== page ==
9:15am * **Henry Towsner***Title: From Saturated Embeddings to Explicit Algorithms **

Abstract: The earliest quantifier elimination theorems were explicit algorithms: given an arbitrary formula in Presburger arithmetic, or the theory of algebraically closed fields, or dense linear orders, for instance, we know how to transform it into an equivalent quantifier-free formula.

Many modern quantifier elimination theorems, however, are proven through saturated embedding tests, which use the existence of certain kinds of embeddings between uncountable models to prove, indirectly, that each formula is equivalent to a quantifier-free formula. We discuss how the method of proof mining can be used to transform these proofs into explicit algorithms. Since proof mining typically deals with countable objects, we have to reinterpret the saturated embedding test itself in a more computational way before we can hope to extract an algorithm.

10:15am* Alexandra Shlapentokh*:**HP10 over Number Fields and beyond**

Abstract: I will give a brief survey on what is known about H10 (Hilbert's 10th Problem) over the ring of integers of number fields and describe in more detail the case of quadratic field extensions which hold a key to the solution of H10 in general.

11:00am* Valentina Harizanov*:**Orders on computable structures and their Turing degrees**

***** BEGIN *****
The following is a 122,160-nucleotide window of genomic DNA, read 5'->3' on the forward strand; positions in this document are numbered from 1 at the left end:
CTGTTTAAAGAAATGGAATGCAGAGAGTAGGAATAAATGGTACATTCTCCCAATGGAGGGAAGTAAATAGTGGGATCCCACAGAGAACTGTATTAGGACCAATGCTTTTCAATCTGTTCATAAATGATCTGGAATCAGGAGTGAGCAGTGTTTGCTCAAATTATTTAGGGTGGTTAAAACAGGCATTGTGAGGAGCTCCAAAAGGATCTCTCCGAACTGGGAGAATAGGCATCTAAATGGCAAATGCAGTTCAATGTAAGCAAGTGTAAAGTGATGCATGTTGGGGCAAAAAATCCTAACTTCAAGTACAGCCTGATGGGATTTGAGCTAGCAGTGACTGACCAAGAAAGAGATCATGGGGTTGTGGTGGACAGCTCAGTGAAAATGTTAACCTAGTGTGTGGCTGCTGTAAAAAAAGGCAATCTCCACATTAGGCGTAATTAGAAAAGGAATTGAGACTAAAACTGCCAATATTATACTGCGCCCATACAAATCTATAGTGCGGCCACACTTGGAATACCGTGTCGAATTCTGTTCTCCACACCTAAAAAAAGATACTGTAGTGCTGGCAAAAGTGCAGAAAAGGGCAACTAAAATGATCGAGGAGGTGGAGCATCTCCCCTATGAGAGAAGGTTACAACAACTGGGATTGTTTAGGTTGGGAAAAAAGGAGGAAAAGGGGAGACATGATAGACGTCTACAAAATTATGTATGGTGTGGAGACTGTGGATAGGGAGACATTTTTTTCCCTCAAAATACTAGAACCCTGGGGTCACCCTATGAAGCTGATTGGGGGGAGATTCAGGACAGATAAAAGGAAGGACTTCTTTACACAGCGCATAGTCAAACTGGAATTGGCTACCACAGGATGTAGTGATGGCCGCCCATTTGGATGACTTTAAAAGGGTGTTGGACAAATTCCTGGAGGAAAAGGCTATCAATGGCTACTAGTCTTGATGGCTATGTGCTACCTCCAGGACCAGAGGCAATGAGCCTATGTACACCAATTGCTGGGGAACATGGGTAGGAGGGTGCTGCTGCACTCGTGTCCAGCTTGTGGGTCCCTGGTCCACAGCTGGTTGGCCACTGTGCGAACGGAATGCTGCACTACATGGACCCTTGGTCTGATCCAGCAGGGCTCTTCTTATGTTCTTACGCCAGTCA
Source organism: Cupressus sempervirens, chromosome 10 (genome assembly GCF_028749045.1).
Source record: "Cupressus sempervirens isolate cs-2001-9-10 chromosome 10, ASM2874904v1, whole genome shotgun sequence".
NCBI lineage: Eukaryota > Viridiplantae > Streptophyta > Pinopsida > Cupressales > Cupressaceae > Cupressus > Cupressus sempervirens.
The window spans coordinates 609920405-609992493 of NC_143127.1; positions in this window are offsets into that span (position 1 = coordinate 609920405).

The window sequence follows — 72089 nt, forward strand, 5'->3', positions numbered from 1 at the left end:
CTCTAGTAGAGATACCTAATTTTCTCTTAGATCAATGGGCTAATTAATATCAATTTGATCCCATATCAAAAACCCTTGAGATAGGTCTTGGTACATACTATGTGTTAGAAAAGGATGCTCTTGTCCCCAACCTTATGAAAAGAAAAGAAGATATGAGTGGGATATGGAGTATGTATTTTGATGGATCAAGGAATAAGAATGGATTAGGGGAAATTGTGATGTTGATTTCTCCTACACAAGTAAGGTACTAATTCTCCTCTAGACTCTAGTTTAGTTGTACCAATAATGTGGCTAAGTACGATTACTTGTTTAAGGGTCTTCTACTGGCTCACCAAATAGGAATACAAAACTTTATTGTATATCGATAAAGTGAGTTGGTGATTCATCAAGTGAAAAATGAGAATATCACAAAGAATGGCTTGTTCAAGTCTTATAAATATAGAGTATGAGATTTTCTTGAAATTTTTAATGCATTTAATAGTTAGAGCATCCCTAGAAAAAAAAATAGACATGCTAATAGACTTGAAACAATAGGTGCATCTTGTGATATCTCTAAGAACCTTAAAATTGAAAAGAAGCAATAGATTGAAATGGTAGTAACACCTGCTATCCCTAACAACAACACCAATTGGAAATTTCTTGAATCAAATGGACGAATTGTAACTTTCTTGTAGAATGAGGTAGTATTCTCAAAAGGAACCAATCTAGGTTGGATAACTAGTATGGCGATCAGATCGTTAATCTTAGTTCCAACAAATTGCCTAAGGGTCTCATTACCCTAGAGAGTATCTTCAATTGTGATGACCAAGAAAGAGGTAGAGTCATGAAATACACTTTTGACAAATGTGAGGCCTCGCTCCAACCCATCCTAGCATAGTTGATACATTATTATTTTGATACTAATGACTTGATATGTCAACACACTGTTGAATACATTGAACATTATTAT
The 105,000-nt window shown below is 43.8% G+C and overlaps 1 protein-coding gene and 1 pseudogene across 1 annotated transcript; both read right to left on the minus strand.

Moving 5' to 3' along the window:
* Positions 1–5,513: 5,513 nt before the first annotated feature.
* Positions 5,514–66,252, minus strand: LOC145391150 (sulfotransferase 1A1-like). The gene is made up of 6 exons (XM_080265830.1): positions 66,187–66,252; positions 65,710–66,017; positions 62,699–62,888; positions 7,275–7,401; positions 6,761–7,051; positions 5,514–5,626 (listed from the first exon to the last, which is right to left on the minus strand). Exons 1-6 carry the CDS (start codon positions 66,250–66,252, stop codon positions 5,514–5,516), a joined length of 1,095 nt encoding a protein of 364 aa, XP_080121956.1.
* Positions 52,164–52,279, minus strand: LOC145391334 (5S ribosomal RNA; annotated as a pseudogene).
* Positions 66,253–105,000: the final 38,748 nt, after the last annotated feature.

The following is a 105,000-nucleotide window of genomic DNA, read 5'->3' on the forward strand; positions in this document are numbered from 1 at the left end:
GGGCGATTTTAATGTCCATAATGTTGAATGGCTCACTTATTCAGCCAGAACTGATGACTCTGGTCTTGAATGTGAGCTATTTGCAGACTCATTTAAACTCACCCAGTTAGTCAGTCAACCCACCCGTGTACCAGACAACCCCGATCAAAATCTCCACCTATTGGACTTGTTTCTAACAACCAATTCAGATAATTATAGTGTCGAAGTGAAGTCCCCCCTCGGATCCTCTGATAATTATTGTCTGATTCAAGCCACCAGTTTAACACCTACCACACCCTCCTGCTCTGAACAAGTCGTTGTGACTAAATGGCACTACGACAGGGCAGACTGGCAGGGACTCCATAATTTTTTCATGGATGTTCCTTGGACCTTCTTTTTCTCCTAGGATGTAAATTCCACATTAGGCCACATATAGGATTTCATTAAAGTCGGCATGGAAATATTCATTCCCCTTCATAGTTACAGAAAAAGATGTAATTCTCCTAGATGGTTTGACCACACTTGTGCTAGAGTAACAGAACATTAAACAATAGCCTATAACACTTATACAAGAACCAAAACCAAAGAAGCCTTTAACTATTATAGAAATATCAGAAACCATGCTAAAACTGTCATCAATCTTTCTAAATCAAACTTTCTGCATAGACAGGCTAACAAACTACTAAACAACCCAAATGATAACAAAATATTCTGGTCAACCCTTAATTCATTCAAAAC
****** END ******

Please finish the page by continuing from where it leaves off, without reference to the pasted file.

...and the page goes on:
Abstract: Orders on algebraic structures are ubiquitous in mathematics and have been studied since Dedekind. For an algebraic structure with a binary operation we consider total orderings of the elements of the domain, which are left-invariant (right-invariant, or both) with respect to the operation. Important examples of such structures include orderable groups. For an orderable structure there is a topology on the set of all orders. One of our goals is to connect algebraic, topological, and computability-theoretic properties of orders on computable structures. In some cases, spaces of orders on countable structures are homeomorphic to the Cantor set or contain a copy of the Cantor set, and these structures may or may not have orders in all Turing degrees. The question whether the space of bi-orders of a free group of finite rank greater than one is homeomorphic to the Cantor set still remains open.

12:00 (noon)* Jennifer Park*:**Intermediate Hilbert's Tenth Problems**

Abstract: It is well-known that Hilbert's tenth problem is undecidable, by the works of Matiyasevich and Davis--Putnam--Robinson. On the other hand, a variant of Hilbert's tenth problem, where one searches for rational solutions to a polynomial instead of integer solutions, is still open (that is, we don't know whether this problem is undecidable). In this short talk, I will describe some attempts towards Hilbert's tenth problem over Q; in particular, by considering the intermediate problems that could potentially link this problem to the original Hilbert's tenth problem.